The concept of the ‘happy athlete’ is a fairly recent innovation in terms of dressage sport, but is one, we hope, that all who ride and train their horses for dressage – whether to compete or to ride at home – are committed to pursuing.
So what exactly do we mean by a ‘happy athlete’?
Submission and willingness
The FEI states that:
“The object of dressage is the development of the horse into a happy athlete through harmonious education. As a result, it makes the horse calm, supple, loose and flexible, but also confident, attentive and keen, thus achieving perfect understanding with the rider.”
“Submission does not mean subordination but an obedience revealing its presence in the horse by its constant attention, willingness and confidence, as well as by the harmony, lightness, and ease displayed in the execution of the different movements.”
The concept of the ‘happy athlete’ is really an effort to encourage achieving this sort of submission a greater priority, rather than the dominance-submission which is produced by bullying, force, and fear.
How can you tell if a horse is a ‘happy athlete’?
This is a little harder to define, but pointers to look for would be:
- Lack of tension
- A relaxed expression on the face and a ‘soft’ eye
- A willingness to obey the smallest of aids from the rider, but without any signs of anxiety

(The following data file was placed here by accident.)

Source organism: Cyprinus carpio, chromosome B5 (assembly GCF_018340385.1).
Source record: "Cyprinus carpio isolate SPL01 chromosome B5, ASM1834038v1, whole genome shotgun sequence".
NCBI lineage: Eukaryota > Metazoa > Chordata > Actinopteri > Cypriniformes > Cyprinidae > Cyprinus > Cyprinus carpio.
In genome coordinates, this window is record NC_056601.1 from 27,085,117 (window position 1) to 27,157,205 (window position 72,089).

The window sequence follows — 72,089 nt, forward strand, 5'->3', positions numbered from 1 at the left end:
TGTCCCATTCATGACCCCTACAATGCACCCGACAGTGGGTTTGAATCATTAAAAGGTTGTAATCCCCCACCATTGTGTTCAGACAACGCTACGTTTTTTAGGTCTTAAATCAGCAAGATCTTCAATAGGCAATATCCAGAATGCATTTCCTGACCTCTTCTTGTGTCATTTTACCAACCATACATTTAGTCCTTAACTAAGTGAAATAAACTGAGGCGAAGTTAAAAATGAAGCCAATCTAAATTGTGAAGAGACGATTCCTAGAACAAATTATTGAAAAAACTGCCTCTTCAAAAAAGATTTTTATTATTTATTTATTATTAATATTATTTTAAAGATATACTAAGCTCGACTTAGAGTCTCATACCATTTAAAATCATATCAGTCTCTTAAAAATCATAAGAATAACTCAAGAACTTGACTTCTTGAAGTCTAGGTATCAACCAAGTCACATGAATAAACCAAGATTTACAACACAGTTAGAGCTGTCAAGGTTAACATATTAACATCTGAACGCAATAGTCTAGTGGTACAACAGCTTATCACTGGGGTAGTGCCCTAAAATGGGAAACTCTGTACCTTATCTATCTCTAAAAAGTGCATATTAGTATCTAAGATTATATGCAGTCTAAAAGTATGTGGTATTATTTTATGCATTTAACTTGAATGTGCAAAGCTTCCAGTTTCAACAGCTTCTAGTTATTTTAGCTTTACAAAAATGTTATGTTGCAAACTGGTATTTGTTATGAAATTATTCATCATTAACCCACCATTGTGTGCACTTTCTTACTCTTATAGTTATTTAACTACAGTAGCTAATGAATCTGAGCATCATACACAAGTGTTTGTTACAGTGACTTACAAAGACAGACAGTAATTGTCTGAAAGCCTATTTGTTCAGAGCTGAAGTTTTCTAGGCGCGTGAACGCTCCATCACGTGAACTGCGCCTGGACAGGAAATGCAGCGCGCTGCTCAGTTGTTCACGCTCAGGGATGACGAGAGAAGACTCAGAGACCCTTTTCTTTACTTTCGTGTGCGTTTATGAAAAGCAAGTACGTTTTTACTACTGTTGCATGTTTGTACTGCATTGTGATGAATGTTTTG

- A loose and swinging back and body
- An eagerness to travel forward with energy but without tension in the hindquarters and hind legs
- A harmonious picture of horse and rider performing with ease and almost invisible aids
The goal of the happy athlete concept
- To foster a harmonious relationship between horse and rider that is based on trust and confidence, not obedience born of fear
- To develop each horse’s individual character, not to suppress it
- To make the horse more beautiful, and to develop his natural abilities to their peak within the limits of each individual’s physical limits
- That the horse enjoys his work and wants to do it
- The result should be that perfect blending of strength and control that enhances the sport, raising it to the status of living art
There is, as yet, no quantifiable measure by which to determine if a horse is a happy athlete. The best we can do is to interpret the signs that tell us if a horse is relaxed, confident and willing.
To achieve these goals requires systematic training of his body and mind to enhance his physical flexibility and responses, using training methods that encourage and reward, guiding him to offer his cooperation willingly and ultimately create that sublime harmony between horse and rider that should be every equestrian’s goal.